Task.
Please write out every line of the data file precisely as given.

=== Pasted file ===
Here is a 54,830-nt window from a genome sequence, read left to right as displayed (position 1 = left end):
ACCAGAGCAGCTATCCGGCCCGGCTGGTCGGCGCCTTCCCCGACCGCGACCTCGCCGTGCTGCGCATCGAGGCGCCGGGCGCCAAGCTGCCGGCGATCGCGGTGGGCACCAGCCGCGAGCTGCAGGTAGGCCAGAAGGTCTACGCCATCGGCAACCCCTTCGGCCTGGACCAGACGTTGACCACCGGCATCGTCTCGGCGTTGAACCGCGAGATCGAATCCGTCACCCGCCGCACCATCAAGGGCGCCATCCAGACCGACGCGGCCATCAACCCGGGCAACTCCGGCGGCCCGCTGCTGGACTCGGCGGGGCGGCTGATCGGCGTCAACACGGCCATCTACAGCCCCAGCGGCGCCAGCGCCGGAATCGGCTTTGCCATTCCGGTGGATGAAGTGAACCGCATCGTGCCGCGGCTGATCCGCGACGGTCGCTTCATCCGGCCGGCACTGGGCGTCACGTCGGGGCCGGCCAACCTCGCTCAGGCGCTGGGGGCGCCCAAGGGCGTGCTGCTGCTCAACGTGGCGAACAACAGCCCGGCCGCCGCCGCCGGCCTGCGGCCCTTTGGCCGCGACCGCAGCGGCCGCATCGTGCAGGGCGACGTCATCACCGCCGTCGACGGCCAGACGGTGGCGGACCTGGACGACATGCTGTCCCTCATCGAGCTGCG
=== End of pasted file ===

Here is a 54,830-nt window from a genome sequence, read left to right as displayed (position 1 = left end):
ACCAGAGCAGCTATCCGGCCCGGCTGGTCGGCGCCTTCCCCGACCGCGACCTCGCCGTGCTGCGCATCGAGGCGCCGGGCGCCAAGCTGCCGGCGATCGCGGTGGGCACCAGCCGCGAGCTGCAGGTAGGCCAGAAGGTCTACGCCATCGGCAACCCCTTCGGCCTGGACCAGACGTTGACCACCGGCATCGTCTCGGCGTTGAACCGCGAGATCGAATCCGTCACCCGCCGCACCATCAAGGGCGCCATCCAGACCGACGCGGCCATCAACCCGGGCAACTCCGGCGGCCCGCTGCTGGACTCGGCGGGGCGGCTGATCGGCGTCAACACGGCCATCTACAGCCCCAGCGGCGCCAGCGCCGGAATCGGCTTTGCCATTCCGGTGGATGAAGTGAACCGCATCGTGCCGCGGCTGATCCGCGACGGTCGCTTCATCCGGCCGGCACTGGGCGTCACGTCGGGGCCGGCCAACCTCGCTCAGGCGCTGGGGGCGCCCAAGGGCGTGCTGCTGCTCAACGTGGCGAACAACAGCCCGGCCGCCGCCGCCGGCCTGCGGCCCTTTGGCCGCGACCGCAGCGGCCGCATCGTGCAGGGCGACGTCATCACCGCCGTCGACGGCCAGACGGTGGCGGACCTGGACGACATGCTGTCCCTCATCGAGCTGCG